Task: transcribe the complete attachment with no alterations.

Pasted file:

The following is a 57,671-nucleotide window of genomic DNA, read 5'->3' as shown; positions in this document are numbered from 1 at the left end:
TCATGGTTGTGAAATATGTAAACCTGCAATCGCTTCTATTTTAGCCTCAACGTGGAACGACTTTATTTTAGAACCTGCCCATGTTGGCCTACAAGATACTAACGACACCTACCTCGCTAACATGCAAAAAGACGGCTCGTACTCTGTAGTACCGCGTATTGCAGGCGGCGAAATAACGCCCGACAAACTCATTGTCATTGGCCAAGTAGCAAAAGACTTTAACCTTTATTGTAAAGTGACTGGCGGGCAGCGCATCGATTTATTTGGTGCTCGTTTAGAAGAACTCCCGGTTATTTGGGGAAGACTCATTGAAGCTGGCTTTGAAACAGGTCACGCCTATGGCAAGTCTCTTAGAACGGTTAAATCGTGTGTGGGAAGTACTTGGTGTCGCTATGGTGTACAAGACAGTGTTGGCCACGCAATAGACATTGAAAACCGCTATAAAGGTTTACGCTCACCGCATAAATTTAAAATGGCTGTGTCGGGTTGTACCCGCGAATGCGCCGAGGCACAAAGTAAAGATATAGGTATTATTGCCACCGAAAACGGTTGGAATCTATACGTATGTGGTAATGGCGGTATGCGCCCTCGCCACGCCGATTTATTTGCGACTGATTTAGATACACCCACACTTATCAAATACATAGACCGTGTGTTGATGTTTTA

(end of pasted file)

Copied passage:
The following is a 57,671-nucleotide window of genomic DNA, read 5'->3' as shown; positions in this document are numbered from 1 at the left end:
TCATGGTTGTGAAATATGTAAACCTGCAATCGCTTCTATTTTAGCCTCAACGTGGAACGACTTTATTTTAGAACCTGCCCATGTTGGCCTACAAGATACTAACGACACCTACCTCGCTAACATGCAAAAAGACGGCTCGTACTCTGTAGTACCGCGTATTGCAGGCGGCGAAATAACGCCCGACAAACTCATTGTCATTGGCCAAGTAGCAAAAGACTTTAACCTTTATTGTAAAGTGACTGGCGGGCAGCGCATCGATTTATTTGGTGCTCGTTTAGAAGAACTCCCGGTTATTTGGGGAAGACTCATTGAAGCTGGCTTTGAAACAGGTCACGCCTATGGCAAGTCTCTTAGAACGGTTAAATCGTGTGTGGGAAGTACTTGGTGTCGCTATGGTGTACAAGACAGTGTTGGCCACGCAATAGACATTGAAAACCGCTATAAAGGTTTACGCTCACCGCATAAATTTAAAATGGCTGTGTCGGGTTGTACCCGCGAATGCGCCGAGGCACAAAGTAAAGATATAGGTATTATTGCCACCGAAAACGGTTGGAATCTATACGTATGTGGTAATGGCGGTATGCGCCCTCGCCACGCCGATTTATTTGCGACTGATTTAGATACACCCACACTTATCAAATACATAGACCGTGTGTTGATGTTTTA